Written in the clear and concise style one would expect from an experienced appellate Justice who obviously has a passion for writing, Benke’s latest book should be a mandatory read for all new lawyers. In just a half-dozen sentences, Justice Benke delivers some of her hard-won legal wisdom acquired from years on the bench, a wisdom that some lawyers never earn.

But Above the Law is not just for lawyers. It is a book that anyone could enjoy. Because it is written in plain, ordinary language and because it is structured into short, action-filled chapters, it is a page-turner that leaves the reader rooting and hoping for justice.

(Published on Amazon.com)

Richard Cowden – October 1, 2013:

Patricia Benke delivers yet another Fantastic book. Patricia’s explicit detail and knowledge of the law leads every reader through the chapters of “Above The Law!”. Thought provoking with pin-point accuracy of today’s current issues and trends in law enforcement, courts and society leave the reader with a thirst for more…. Can’t wait for her next Blockbuster!

(Published on Amazon.com)


J. Pappas – September 19, 2015:

This book is extraordinarily well-written. The dialogue is coherent and cohesive, and the storyline is well-paced and never slows down. This makes the story easy to remember as you read. The ending is unexpected. But there is plenty of excitement along the way there. Because it is based on real people and real places in southern California, the descriptions of characters and places in the book are vivid and realistic.

The book reads fast. If you start it, you’ll finish it. However, the book says a lot. Its themes are inspiring, but at the same time, complex. Characters live the American dream, starting from farm workers to become lawyers or judges. In developing these characters, the book addresses the culture and lives of migrant latino/chicano farm laborers in Southern California. It recognizes the complexity and the integrity of their distinct heritage. So, this book is very respectful of the cultural diversity of immigrants across the southern U.S. border, be they Oaxacan, northerners, or Indians.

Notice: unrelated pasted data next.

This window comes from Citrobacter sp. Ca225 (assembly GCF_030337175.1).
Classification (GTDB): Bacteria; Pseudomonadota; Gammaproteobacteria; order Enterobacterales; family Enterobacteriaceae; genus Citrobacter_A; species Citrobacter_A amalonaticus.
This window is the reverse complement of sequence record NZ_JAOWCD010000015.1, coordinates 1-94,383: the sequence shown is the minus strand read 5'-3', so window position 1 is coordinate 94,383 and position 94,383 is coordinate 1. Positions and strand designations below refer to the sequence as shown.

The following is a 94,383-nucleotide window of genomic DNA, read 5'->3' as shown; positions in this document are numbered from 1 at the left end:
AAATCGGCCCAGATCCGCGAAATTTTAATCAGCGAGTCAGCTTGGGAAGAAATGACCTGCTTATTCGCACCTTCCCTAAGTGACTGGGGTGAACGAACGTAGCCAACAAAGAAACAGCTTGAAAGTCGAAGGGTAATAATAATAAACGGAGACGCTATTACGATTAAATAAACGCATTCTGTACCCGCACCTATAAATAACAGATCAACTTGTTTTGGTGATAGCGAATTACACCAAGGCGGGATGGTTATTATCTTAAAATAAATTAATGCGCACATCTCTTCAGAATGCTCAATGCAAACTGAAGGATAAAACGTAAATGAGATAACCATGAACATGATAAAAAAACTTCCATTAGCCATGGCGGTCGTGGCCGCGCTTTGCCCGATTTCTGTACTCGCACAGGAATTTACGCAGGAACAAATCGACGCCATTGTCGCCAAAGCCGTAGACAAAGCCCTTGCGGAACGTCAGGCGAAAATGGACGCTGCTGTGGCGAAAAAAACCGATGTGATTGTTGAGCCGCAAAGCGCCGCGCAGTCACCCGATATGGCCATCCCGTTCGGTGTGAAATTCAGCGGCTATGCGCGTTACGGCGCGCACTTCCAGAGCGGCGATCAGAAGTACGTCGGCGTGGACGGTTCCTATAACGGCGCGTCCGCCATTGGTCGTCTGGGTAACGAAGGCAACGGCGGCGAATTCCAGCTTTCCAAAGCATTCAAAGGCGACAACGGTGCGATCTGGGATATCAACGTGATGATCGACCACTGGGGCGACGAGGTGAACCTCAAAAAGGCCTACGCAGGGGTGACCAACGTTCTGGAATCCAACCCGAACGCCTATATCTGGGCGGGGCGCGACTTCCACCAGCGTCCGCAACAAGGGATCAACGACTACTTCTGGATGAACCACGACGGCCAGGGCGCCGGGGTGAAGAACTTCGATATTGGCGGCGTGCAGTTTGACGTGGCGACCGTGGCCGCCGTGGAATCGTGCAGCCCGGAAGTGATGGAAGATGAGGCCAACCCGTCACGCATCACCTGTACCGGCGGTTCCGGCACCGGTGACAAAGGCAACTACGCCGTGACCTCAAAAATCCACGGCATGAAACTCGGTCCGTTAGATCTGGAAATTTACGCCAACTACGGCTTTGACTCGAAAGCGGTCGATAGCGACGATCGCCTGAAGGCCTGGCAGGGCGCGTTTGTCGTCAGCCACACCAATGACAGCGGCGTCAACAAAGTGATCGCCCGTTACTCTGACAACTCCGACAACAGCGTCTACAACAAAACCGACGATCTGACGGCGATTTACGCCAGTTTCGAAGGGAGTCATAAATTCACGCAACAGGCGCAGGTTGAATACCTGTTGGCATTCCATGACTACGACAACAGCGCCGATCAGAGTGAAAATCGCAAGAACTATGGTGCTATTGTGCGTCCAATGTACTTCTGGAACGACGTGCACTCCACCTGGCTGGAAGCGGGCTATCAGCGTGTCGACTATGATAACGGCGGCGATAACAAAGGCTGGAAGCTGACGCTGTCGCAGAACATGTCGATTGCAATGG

The timeless theme in this book is justice and law. The story speaks through the justice system and criminal law in this country. But it recognizes certain principles of justice sometimes go beyond any society’s laws. These principles, best characterized as principles of fairness, take control when society’s laws can’t, such as when societies clash.

Societies clash in McGonigle Canyon: Immigrant versus entrenched resident; environmentalism versus development; American law versus principles of eternal fairness; greed versus compassion.

It is all in this book, which is so easy and fun to read.


John Carney – September 19, 2015:

McGonigle Canyon is an interesting police procedural, more intelligent and deeper than most, but very readable. Where the book shines, however, is in its treatment of the characters, their relationship with each other and with the dynamics of the story. This sensitivity to people, their lives and problems raises the book above its genre.